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March 22, 2005

1984 - George Orwell

Posted by David Womersley

by George Orwell
first published in 1949

At the beginning of 1984, Winston Smith is starting to write a diary in the blank book he has recently bought from a junk shop. Having written the date (or what he believes to be the date), he is overtaken by sudden qualms about the feasibility of what he is trying to do:

For the first time the magnitude of what he had undertaken came home to him. How could you communicate with the future? It was of its nature impossible. Either the future would resemble the present in which case it would not listen to him, or it would be different from it, and his predicament would be meaningless.

Orwell himself might have experienced something similar to Winston's dilemma. Did the project of 1984 in the end make sense? If its forebodings were realised, it would itself be disregarded or vaporized down one of the tubes which, in the novel itself, receive the paper traces of suddenly inconvenient aspects of the past. If its vision of the future were wide of the mark, its anxieties would seem misplaced or even, in Orwell's word, 'meaningless'.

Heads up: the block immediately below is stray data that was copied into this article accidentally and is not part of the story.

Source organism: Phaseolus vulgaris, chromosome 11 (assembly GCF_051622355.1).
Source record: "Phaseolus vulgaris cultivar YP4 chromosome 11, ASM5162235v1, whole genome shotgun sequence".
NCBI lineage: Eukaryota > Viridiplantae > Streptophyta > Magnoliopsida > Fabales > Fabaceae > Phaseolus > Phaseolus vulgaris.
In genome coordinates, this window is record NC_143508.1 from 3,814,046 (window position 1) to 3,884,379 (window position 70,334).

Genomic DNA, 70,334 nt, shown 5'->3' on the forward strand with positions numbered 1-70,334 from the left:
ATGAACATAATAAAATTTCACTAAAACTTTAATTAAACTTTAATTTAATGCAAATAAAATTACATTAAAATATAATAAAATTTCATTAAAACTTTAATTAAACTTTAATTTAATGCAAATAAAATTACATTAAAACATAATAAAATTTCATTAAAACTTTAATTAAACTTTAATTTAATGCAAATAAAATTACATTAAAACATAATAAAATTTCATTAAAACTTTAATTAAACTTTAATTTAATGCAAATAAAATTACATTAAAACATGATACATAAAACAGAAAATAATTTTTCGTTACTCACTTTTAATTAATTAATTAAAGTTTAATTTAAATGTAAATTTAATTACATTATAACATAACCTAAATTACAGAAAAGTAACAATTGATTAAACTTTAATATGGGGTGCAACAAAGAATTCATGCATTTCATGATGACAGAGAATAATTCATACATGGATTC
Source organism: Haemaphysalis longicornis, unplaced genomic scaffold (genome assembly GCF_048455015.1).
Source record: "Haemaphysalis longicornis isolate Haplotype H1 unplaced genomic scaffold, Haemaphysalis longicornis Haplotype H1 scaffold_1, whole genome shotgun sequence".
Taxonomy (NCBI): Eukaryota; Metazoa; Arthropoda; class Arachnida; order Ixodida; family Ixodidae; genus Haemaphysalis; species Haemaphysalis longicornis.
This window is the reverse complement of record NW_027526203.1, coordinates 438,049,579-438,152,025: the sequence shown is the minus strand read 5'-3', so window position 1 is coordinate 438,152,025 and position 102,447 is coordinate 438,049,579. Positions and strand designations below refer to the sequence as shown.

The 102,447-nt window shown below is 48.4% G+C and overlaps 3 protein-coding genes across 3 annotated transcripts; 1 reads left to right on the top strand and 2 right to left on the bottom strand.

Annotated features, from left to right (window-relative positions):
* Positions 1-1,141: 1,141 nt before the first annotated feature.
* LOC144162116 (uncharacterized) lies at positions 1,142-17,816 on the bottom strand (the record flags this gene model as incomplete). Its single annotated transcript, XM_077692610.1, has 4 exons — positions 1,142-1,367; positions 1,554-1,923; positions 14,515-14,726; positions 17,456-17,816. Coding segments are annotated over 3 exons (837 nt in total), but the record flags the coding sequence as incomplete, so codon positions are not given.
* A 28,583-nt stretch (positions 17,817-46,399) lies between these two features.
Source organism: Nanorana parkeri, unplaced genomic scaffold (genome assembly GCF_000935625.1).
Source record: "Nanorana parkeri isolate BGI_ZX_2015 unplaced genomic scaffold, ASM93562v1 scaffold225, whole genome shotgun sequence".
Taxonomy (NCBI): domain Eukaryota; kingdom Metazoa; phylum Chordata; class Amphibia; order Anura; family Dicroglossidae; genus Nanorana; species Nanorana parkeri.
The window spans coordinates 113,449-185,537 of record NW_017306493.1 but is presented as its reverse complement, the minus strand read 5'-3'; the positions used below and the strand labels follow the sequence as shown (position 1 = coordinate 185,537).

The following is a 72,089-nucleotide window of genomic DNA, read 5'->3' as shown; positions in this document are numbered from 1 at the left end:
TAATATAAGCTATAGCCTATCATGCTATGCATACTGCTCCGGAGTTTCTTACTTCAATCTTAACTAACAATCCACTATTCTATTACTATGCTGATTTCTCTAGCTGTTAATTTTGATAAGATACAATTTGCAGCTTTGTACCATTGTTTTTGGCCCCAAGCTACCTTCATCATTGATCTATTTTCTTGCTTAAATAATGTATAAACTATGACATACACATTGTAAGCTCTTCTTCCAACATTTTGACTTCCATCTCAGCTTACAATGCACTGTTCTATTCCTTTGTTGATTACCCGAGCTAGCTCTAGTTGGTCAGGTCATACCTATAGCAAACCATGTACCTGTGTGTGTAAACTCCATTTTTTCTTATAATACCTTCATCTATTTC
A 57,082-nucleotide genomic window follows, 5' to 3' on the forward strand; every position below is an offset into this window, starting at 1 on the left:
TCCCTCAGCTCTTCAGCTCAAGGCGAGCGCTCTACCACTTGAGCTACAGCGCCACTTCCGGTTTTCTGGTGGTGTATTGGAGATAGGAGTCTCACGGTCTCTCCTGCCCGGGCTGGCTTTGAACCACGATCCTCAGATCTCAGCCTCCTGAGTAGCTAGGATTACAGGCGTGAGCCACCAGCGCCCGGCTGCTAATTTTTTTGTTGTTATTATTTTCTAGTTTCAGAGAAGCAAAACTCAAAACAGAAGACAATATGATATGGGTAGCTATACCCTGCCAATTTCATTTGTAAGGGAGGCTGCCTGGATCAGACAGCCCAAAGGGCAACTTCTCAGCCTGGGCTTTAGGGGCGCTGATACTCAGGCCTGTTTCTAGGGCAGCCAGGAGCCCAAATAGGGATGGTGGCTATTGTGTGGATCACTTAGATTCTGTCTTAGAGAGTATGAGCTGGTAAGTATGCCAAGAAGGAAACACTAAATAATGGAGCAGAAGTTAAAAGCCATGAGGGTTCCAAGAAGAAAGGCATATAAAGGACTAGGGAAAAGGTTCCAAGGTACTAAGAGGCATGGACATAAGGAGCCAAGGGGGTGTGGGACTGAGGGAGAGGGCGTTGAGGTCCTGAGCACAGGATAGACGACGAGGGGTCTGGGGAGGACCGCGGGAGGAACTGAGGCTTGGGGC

The alternatives are, of course, overdrawn. 1984 proved to be neither entirely accurate nor utterly wide of the mark. I last read it on a long train journey through the former GDR. As we travelled from Leipzig towards Wittenberg, and the site of one Western Europe's most tremendous acts of resistance, the blighted landscape spoke eloquently of a more recent and complete capitulation before a regime which more than any other in modern history tried to bring about O'Brien's imagist evocation of the future: "a boot stamping on a human face forever." Here, in a country which still evinces the complete suppression of whole aspects of human nature, the imagined world of 1984, in "its bareness, its dinginess, its listlessness," was most closely approached in reality. Here deprivation was, not the unintended consequence of economic failure, but a tool of government deployed as a means of social control. Here, as in 1984, there was a complete dissonance between the language of the Party, and the reality experienced by its subjects: